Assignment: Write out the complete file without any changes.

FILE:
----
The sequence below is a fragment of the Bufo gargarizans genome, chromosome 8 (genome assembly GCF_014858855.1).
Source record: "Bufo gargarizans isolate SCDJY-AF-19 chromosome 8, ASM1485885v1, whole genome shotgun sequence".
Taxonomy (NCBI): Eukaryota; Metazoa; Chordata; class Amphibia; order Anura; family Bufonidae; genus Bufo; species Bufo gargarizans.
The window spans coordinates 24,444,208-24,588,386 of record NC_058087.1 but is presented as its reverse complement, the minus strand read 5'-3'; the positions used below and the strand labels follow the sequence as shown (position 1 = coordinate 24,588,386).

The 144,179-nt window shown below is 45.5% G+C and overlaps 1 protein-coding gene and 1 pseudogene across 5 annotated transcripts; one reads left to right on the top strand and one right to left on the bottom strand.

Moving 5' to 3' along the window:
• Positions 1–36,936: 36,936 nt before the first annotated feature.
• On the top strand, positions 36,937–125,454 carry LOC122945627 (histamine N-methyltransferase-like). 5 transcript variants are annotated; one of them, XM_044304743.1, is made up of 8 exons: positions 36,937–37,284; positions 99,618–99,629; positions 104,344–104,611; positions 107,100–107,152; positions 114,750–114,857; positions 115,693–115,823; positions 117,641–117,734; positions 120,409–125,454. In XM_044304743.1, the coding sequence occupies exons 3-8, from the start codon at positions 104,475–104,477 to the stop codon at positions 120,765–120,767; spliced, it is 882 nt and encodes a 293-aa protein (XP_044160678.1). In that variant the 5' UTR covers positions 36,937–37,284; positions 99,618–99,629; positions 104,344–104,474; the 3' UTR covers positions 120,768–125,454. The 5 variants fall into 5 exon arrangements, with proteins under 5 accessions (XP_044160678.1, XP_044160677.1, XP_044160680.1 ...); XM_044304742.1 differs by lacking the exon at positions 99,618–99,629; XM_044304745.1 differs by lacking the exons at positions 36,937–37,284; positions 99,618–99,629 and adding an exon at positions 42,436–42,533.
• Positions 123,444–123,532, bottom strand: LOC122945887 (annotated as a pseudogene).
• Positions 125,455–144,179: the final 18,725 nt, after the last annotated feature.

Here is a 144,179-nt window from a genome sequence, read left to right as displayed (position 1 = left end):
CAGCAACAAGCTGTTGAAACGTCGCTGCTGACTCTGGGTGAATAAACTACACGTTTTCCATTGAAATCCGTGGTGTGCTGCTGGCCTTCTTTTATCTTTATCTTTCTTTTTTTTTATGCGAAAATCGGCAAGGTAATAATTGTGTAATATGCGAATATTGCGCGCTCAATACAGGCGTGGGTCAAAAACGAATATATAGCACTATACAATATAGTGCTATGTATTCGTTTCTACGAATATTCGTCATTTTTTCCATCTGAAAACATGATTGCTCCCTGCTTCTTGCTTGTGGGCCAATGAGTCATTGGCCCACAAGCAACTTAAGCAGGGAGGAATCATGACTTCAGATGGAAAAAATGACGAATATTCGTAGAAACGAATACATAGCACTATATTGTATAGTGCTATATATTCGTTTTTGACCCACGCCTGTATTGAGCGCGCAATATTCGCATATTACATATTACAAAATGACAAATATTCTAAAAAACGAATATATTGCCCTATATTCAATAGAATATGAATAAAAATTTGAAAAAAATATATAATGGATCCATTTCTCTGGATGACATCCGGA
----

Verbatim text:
The sequence below is a fragment of the Bufo gargarizans genome, chromosome 8 (genome assembly GCF_014858855.1).
Source record: "Bufo gargarizans isolate SCDJY-AF-19 chromosome 8, ASM1485885v1, whole genome shotgun sequence".
Taxonomy (NCBI): Eukaryota; Metazoa; Chordata; class Amphibia; order Anura; family Bufonidae; genus Bufo; species Bufo gargarizans.
The window spans coordinates 24,444,208-24,588,386 of record NC_058087.1 but is presented as its reverse complement, the minus strand read 5'-3'; the positions used below and the strand labels follow the sequence as shown (position 1 = coordinate 24,588,386).

The 144,179-nt window shown below is 45.5% G+C and overlaps 1 protein-coding gene and 1 pseudogene across 5 annotated transcripts; one reads left to right on the top strand and one right to left on the bottom strand.

Moving 5' to 3' along the window:
• Positions 1–36,936: 36,936 nt before the first annotated feature.
• On the top strand, positions 36,937–125,454 carry LOC122945627 (histamine N-methyltransferase-like). 5 transcript variants are annotated; one of them, XM_044304743.1, is made up of 8 exons: positions 36,937–37,284; positions 99,618–99,629; positions 104,344–104,611; positions 107,100–107,152; positions 114,750–114,857; positions 115,693–115,823; positions 117,641–117,734; positions 120,409–125,454. In XM_044304743.1, the coding sequence occupies exons 3-8, from the start codon at positions 104,475–104,477 to the stop codon at positions 120,765–120,767; spliced, it is 882 nt and encodes a 293-aa protein (XP_044160678.1). In that variant the 5' UTR covers positions 36,937–37,284; positions 99,618–99,629; positions 104,344–104,474; the 3' UTR covers positions 120,768–125,454. The 5 variants fall into 5 exon arrangements, with proteins under 5 accessions (XP_044160678.1, XP_044160677.1, XP_044160680.1 ...); XM_044304742.1 differs by lacking the exon at positions 99,618–99,629; XM_044304745.1 differs by lacking the exons at positions 36,937–37,284; positions 99,618–99,629 and adding an exon at positions 42,436–42,533.
• Positions 123,444–123,532, bottom strand: LOC122945887 (annotated as a pseudogene).
• Positions 125,455–144,179: the final 18,725 nt, after the last annotated feature.

Here is a 144,179-nt window from a genome sequence, read left to right as displayed (position 1 = left end):
CAGCAACAAGCTGTTGAAACGTCGCTGCTGACTCTGGGTGAATAAACTACACGTTTTCCATTGAAATCCGTGGTGTGCTGCTGGCCTTCTTTTATCTTTATCTTTCTTTTTTTTTATGCGAAAATCGGCAAGGTAATAATTGTGTAATATGCGAATATTGCGCGCTCAATACAGGCGTGGGTCAAAAACGAATATATAGCACTATACAATATAGTGCTATGTATTCGTTTCTACGAATATTCGTCATTTTTTCCATCTGAAAACATGATTGCTCCCTGCTTCTTGCTTGTGGGCCAATGAGTCATTGGCCCACAAGCAACTTAAGCAGGGAGGAATCATGACTTCAGATGGAAAAAATGACGAATATTCGTAGAAACGAATACATAGCACTATATTGTATAGTGCTATATATTCGTTTTTGACCCACGCCTGTATTGAGCGCGCAATATTCGCATATTACATATTACAAAATGACAAATATTCTAAAAAACGAATATATTGCCCTATATTCAATAGAATATGAATAAAAATTTGAAAAAAATATATAATGGATCCATTTCTCTGGATGACATCCGGA